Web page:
Ports need more than a wharf to encourage cruise ships to return

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For 17 days last year, up to 2000 passengers got off their luxury liner and stepped onto a wharf with a tin shed and little in the way of basic services.

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For 17 days last year, up to 2000 passengers got off their luxury liner and stepped onto a wharf with a tin shed and little in the way of basic services.

Welcome to New Zealand and Auckland’s Queen’s Wharf – party central for the Rugby World Cup if you are talking to Prime Minister John Key, or a poor excuse for a second cruise ship terminal for the country’s largest and most important cruise port if you are talking to cruise industry lobbyist Craig Harris.

“It’s one of our major concerns at the moment. Would we treat people at an airport like we treat cruise passengers? We are light years apart.”

Harris who manages cruise ship port calls through his business McKay shipping and is chief executive of cruise marketing group Cruise New Zealand, says the cruise business has grown phenomenally but supporting infrastructure is struggling to keep up.

In the 1996/97 cruise season fewer than 20,000 people visited New Zealand by cruise ship. By 2008/09 it had grow to a record 116,000.

This season the numbers are expected to be down to 105,000 as the result of one liner delaying its cruises until next year as a result of the economic recession.

But Harris says next season – which starts in October this year – will be another record breaker with cruise visitors expected to top 130,000 people.

Harris says the number of cruise passengers is growing worldwide. In New Zealand, the major growth has been driven by more Australians wanting to travel by cruise ships.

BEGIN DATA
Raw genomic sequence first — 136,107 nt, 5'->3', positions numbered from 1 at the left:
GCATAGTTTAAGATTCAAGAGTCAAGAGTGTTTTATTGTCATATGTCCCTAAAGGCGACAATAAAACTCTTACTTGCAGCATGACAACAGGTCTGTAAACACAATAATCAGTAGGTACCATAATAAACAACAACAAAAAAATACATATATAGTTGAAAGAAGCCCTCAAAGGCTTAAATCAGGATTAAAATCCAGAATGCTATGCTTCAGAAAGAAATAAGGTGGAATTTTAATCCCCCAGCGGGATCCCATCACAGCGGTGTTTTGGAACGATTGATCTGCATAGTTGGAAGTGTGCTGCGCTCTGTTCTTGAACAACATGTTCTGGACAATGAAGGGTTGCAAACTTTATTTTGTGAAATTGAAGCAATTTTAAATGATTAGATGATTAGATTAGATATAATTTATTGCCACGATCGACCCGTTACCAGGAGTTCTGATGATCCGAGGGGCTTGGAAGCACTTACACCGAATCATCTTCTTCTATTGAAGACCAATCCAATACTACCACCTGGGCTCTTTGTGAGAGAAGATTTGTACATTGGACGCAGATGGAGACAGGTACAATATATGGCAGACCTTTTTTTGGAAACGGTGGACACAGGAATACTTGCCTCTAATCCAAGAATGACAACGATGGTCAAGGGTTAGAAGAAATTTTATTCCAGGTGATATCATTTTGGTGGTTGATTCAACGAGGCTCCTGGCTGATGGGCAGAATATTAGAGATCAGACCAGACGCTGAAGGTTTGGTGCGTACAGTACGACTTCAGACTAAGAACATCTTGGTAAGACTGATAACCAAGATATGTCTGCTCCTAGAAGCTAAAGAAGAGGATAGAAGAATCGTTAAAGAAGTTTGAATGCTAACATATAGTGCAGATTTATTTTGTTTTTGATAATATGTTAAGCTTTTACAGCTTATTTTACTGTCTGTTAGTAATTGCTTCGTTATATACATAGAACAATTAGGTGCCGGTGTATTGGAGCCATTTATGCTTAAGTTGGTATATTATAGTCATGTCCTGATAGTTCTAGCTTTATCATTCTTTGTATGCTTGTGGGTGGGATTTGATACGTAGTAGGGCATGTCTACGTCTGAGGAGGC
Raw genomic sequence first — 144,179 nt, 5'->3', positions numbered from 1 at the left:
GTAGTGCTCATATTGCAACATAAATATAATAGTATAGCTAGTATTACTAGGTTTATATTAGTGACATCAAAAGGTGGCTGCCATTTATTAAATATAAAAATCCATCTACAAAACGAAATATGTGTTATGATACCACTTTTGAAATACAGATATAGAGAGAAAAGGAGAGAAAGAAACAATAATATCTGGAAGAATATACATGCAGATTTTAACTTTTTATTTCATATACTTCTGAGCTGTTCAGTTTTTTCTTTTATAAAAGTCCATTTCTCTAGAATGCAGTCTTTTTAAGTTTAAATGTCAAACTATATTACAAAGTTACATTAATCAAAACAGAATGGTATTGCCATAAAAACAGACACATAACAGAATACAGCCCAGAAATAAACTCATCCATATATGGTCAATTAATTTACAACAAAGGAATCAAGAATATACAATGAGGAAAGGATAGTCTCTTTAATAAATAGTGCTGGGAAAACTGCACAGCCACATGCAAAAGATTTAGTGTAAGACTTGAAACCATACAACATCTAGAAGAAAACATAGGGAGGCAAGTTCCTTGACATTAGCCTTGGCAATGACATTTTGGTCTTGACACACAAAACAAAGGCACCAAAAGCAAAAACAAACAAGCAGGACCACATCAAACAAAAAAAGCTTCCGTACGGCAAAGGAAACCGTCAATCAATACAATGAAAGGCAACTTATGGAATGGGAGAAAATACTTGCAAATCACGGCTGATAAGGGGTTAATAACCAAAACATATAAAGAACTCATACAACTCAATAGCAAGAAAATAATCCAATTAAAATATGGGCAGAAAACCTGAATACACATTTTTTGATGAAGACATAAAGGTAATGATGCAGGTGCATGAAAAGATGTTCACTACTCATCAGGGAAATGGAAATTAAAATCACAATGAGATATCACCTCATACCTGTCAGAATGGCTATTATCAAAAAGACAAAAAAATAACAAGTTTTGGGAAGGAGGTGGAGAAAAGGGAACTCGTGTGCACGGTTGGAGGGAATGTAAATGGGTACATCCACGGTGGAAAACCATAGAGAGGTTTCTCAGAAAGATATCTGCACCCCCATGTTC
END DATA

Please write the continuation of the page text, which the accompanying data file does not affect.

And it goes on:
The recession had caused a travel division with American and European travellers pulling out of cruises and Aussies increasing in numbers.

Australian cruise passengers have grown from 26,000 to 42,000 in the last year alone.

It’s a growth level which cruise company Carnival, which brings 60 per cent of the cruise traffic to New Zealand, is well aware of.

“We are getting more and more ships coming from Australia and visiting New Zealand,” says Carnival public relations manager Anthony Fisk.

Carnival’s ships, which include the P&O, Cunard and Princess Cruise liners, now visit eight ports around New Zealand during the six-month season of October to March.

Last season its ships went to 105 ports and this year it has grown to 141.

Passenger numbers will also grow from 52,000 people this season to 80,000 next season, Fisk predicts.

In Auckland alone, it will double its port calls from 18 to 40 and since December last year, it has had a cruise liner based out of Auckland – its first P&O cruiser to be based outside of Australia.

“We are expanding at a phenomenal rate,” Fisk says, “Australian cruise passengers just love visiting New Zealand.”

The American company started with two ships in its Australian business and is now up to six, with a seventh liner to be added by the end of this year.

Rather than hindering business, Fisk says the recession has helped the cruise industry continue to grow.

“People like the inclusive nature of it, as well as safety and the ability to wake up in a new destination each day.”

And now things are picking up again Fisk does not see that changing. “We see cruising will keep on growing.”

But with the growth has also come challenges to keep up.

“The challenge for New Zealand is to ensure there is enough infrastructure put in place and to give an experience that will make people want to return.”

Fisk said there was a marked difference in the facilities available for cruise ships throughout the country. “Some are just basic wooden wharfs while others are designed for cargo drop-offs, not passengers.”

But there had been some improvements.

Fisk said local councils were beginning to put in place temporary measures to help cope with tourists needing to get in and out of towns more easily while communities were rallying together to open shops on a Sunday and provide tour services.

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